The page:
It’s time to stop using in new projects. I started this library because GeoRust wasn’t as feature-full in 2018 and because I wanted to insist on perfectly valid geometry at all times, catching bugs quickly. Instead now, I’ve found it easier to just use GeoRust, with a few helpers that I’ve been copying around, but will upstream soon. And I’m no longer writing code that blows up if a LineString has duplicate coordinates, because trying to uphold those strict assumptions has gone so poorly and not caught problems early, as intended originally.

osm2streets isn’t necessary for everything

It’s still mostly tied to the original goals of the traffic simulator. Most of my later projects don’t care about road geometry – or even lane configuration – at all: the 15-minute tool, Santa, the LTN tool. osm2streets tries to do something very clever, and so it has many bugs. It also forces design decisions that are not always helpful – like for the LTN tool, using line thickness to show current or proposed road classification would be more helpful than seeing the physical width.

Even osm2lanes is overkill for many projects. And besides, there’s a new project that’s doing the osm2lanes job much better, seemingly. I look forward to trying it out and hopefully cutting over osm2streets and other projects to using it!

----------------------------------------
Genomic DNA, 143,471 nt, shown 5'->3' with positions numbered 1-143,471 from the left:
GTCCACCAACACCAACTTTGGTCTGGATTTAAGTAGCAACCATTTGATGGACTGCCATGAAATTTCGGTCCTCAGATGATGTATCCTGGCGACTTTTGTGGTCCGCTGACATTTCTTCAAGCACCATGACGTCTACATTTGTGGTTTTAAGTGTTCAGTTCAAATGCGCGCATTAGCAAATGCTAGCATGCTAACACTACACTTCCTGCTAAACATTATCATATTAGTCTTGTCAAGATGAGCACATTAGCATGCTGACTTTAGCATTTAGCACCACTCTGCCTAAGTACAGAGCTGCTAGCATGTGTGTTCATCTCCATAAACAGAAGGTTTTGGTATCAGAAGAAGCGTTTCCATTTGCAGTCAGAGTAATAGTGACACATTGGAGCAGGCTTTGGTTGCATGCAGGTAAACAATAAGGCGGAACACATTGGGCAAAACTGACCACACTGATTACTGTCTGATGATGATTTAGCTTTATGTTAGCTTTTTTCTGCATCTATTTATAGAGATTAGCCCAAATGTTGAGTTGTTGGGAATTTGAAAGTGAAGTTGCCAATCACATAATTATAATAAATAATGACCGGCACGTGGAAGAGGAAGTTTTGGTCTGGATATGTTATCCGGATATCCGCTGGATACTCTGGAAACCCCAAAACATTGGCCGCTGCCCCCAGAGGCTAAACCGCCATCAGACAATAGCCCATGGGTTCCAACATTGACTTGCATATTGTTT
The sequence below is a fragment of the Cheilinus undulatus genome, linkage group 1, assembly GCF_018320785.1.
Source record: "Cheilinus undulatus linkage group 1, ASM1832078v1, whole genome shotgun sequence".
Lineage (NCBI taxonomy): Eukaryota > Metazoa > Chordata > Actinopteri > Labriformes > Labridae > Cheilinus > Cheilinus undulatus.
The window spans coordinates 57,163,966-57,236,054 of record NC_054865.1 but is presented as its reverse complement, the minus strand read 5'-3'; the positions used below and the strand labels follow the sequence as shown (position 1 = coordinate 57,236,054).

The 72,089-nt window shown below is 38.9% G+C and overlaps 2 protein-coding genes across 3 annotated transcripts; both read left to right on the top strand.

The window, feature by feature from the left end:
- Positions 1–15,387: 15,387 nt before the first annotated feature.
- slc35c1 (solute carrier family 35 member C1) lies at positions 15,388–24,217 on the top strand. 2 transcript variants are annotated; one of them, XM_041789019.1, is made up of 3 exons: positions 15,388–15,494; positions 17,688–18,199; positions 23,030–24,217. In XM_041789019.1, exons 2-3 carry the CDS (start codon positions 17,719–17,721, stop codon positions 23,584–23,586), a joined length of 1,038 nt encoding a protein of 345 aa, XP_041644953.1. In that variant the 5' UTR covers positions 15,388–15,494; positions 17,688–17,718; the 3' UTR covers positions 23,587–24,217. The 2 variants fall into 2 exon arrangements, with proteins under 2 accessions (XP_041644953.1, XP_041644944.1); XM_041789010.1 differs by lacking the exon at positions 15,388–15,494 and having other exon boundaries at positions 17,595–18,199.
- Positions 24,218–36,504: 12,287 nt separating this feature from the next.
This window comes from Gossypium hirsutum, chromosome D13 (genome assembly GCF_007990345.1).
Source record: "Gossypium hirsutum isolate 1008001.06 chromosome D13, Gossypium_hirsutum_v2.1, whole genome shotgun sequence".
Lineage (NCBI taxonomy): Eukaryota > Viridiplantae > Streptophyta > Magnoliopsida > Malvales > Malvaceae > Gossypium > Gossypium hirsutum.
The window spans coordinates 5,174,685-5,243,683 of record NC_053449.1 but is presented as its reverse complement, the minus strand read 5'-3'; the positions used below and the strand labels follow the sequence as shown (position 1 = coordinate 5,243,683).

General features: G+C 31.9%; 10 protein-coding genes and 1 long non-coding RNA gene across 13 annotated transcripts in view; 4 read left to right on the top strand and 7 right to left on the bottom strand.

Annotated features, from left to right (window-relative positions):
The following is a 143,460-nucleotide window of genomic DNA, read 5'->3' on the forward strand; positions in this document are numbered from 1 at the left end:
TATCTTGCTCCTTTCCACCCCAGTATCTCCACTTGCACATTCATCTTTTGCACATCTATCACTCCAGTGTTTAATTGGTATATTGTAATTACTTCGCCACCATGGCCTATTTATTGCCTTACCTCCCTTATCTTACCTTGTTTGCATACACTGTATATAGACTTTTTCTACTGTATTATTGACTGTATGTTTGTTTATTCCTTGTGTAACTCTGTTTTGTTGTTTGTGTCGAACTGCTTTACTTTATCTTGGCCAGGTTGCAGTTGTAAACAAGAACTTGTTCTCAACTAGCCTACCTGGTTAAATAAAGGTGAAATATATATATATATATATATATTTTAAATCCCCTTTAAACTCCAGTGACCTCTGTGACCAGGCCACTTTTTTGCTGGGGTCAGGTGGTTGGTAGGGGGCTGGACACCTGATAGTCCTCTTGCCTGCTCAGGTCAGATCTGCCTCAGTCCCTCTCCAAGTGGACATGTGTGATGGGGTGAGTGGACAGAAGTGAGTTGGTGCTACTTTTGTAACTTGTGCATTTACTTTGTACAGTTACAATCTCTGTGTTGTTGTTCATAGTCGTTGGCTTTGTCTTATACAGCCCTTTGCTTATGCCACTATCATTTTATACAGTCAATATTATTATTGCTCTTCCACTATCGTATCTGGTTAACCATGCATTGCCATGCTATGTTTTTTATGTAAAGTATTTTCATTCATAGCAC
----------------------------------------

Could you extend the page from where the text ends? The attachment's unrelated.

Svelte frontend, Rust backend was never meant to do the things it’s doing. Over the past year, I’ve become totally comfortable with Svelte and MapLibre GL, so now, that’s my frontend stack of choice. The “backend” is just Rust compiled to WASM. Compile times are so incredibly fast now that half of isn’t getting linked in to do everything a browser can do. And I haven’t really missed Rust for writing frontend code; TS and Svelte are fine, and Svelte’s “think of things as a component” pattern is so much nicer than the weird design patterns used with widgetry. Plus, Vite’s component-level hot reloading has been so nice for iterating quickly.

Unexpectedly, TypeScript has not been so helpful. I’m using it in bigger projects like ATIP, but whittling down the errors in my December experiments to zero and keeping it there doesn’t feel easy or useful. My biggest annoyance is that you can’t write TS inside the Svelte HTML markup section, so things like on-click handlers can’t use ! to insist on non-nullness. Fixing errors like this is very boilerplatey. And maybe the projects are small enough right now that there’s not too much for a type checker to catch, anyway. The bigger problem is probably that there’s no defined API between the frontend and backend – it’s an ad-hoc mix of GeoJSON and JSON-ified custom structures. I need to play around with and to see if there’s a nicer approach that isn’t tedious.